Some of the fondest memories of my youth involve the common gray squirrel and a single barrel, 20-gauge shotgun. My Dad started me hunting when I was 10, and in his mind, he figured that if I was going to be unfettered in the woods with a strong desire to pull the trigger, he could at least slow down my consumption of shells with a longer reloading cycle.
While the single-barrel's capacity did force me to be more judicious with my shots, after a few trips I longed for the day when I would be able to carry an 870 pump like his.
We were rationed shells, and usually left camp with enough rounds for a limit of squirrels and a couple of slugs, just in case a deer were to stumble unwittingly into our path. While that old 20 never spoke to a deer, it did lay a raft of gray squirrels on the dinner table.
As kids growing up on a lake in central Florida, we were attached to the water at the waist, and spent almost every day fishing, swimming and water-skiing. Around our hometown of Lakeland, the changes in seasons were subtle, but in the early '60's you didn't have to check the calendar to know what time of year it was. Snowbirds started showing up around Halloween, and when we could count at least one out of three car tags from New York or other points northeast it was time to get ready for hunting season.
Every November, we would load up and head for Gulf Hammock along the West Coast near Otter Creek. Back then, the area on both sides of highway 92 was public hunting land. In most years, it was so wet that only the most stalwart of hunters penetrated the dense undergrowth. For those willing to wade and slog their way through heavy palmettos, creeks, marshes and brush, it was an ideal land for hunting the wily grays.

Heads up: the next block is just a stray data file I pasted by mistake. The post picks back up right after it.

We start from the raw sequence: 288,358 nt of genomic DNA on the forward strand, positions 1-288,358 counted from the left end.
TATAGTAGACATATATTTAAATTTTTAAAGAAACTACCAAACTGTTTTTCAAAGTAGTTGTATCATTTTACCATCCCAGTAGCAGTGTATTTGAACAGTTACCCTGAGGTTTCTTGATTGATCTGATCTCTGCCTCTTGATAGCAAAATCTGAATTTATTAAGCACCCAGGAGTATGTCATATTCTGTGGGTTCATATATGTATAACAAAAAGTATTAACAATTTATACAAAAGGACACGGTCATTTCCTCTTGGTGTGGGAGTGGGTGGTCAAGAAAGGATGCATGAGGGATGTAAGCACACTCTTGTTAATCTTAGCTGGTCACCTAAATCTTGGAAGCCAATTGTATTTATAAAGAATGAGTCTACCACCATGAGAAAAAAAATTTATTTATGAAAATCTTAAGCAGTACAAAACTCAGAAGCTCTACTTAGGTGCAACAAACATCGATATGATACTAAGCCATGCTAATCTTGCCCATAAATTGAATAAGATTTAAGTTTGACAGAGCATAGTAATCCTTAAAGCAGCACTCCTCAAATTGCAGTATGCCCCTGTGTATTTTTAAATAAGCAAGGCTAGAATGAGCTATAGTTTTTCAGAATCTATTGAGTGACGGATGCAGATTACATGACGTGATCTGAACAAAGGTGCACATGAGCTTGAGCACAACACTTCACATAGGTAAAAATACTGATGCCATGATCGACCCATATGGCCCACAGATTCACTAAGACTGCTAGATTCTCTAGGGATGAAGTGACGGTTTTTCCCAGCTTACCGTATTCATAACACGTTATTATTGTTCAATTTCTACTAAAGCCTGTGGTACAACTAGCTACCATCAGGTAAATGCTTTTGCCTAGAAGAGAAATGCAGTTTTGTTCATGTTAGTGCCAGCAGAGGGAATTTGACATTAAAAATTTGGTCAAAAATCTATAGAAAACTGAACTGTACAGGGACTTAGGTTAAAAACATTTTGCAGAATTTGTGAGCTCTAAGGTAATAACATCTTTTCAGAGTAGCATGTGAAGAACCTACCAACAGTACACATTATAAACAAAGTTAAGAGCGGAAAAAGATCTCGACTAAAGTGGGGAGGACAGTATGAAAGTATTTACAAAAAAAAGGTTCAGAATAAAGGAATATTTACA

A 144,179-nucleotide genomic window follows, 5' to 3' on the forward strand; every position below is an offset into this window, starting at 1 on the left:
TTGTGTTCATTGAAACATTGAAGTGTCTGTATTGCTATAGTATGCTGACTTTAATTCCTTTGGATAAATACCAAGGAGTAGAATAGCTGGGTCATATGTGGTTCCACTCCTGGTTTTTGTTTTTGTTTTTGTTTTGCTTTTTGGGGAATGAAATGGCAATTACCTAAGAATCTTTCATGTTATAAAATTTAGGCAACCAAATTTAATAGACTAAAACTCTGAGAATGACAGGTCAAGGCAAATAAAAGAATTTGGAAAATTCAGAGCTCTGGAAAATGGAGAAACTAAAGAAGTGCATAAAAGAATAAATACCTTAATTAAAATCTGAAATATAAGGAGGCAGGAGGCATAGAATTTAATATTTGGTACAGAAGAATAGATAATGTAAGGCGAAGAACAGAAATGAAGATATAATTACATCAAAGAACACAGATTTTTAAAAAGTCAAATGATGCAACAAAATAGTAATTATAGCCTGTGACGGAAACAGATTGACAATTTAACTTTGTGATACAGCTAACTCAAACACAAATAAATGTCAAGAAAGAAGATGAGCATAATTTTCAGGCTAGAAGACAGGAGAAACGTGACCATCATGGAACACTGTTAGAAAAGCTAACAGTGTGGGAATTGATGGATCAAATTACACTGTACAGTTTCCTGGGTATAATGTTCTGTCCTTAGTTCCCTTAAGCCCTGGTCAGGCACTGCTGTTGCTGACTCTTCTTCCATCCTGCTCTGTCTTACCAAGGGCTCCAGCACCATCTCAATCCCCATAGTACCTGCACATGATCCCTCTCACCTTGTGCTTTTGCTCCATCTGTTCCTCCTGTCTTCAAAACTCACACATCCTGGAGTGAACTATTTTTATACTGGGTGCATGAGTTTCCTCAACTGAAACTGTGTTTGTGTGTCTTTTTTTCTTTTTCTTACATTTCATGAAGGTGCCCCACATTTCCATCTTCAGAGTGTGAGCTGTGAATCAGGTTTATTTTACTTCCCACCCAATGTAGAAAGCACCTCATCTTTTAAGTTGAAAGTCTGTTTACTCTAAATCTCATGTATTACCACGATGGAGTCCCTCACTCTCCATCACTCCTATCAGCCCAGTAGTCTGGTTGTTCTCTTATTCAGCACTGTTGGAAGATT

Huge live oaks spread their massive arms as if to push back the hickory, sweet gum, pine and cypress trees that crowded the forest floor. At first light the treetops would be teeming with running and chattering squirrels barking their disapproval to intruding strangers.
For the first couple of years that we hunted, my older brother and I were limited to hunting within eyesight of Dad. He kept a close watch on us to make sure we didn't get lost, but perhaps more importantly to him, we were to stay close to perform our chief function. If he had a squirrel treed that would not show itself, he would signal one of us to walk around the backside of the tree. It was our mission to flush and turn the squirrels, and if we weren't lightening quick, he would reach out with his 16-gauge pump and drop them in our lap.
Naturally, our next job was to fetch. Dad didn't need a dog. He had two retrievers that didn't bark, scratch fleas or chase cars. Sometimes we had a hard time finding one that still had enough strength to pull itself under a pile of leaves or behind a fallen branch. These instances would elicit a standard response. "What am I feeding you boys for anyway. I'd be better off with a beagle," he would harp.
All the while, I was wishing that he had a beagle, so that I could venture out of the reach of that pump shotgun and get a little action of my own. Usually there was more than one squirrel in a tree, and the second shot was ours if we didn't dawdle. In the early days, we got our share of shots off, and always managed to bag three or four on a good day, but we both longed for independence. When we had a few years of close work under our belts, we were allowed to slip off a little further, as long as we stayed within a shout's distance.
What a thrill it was to be hunting alone without having to be admonished for stepping on a limb or swatting a mosquito when it was time to be still. While Dad could bark like a squirrel by simply working the air between his cheeks, I had not mastered that technique. My bark lacked the air of authenticity that his had, but I learned a few tricks of my own.
A squirrel's worst enemy is their own mouth. They just can't keep quiet. Even when they're filling it with hickory nuts, their gnawing is so loud that it can be heard for some distance. When I would hear them chattering or chewing on nuts, I would slip as quietly as possible through the woods. When they were alerted to my approach, it didn't take long to figure out that I could set down and wait them out. Eventually, either their curiosity or hunger would get the best of them and they would stick their head out from behind a limb. Gradually, I improved on the skills that he taught me, and on a good day my game bag would contain a limit of eight.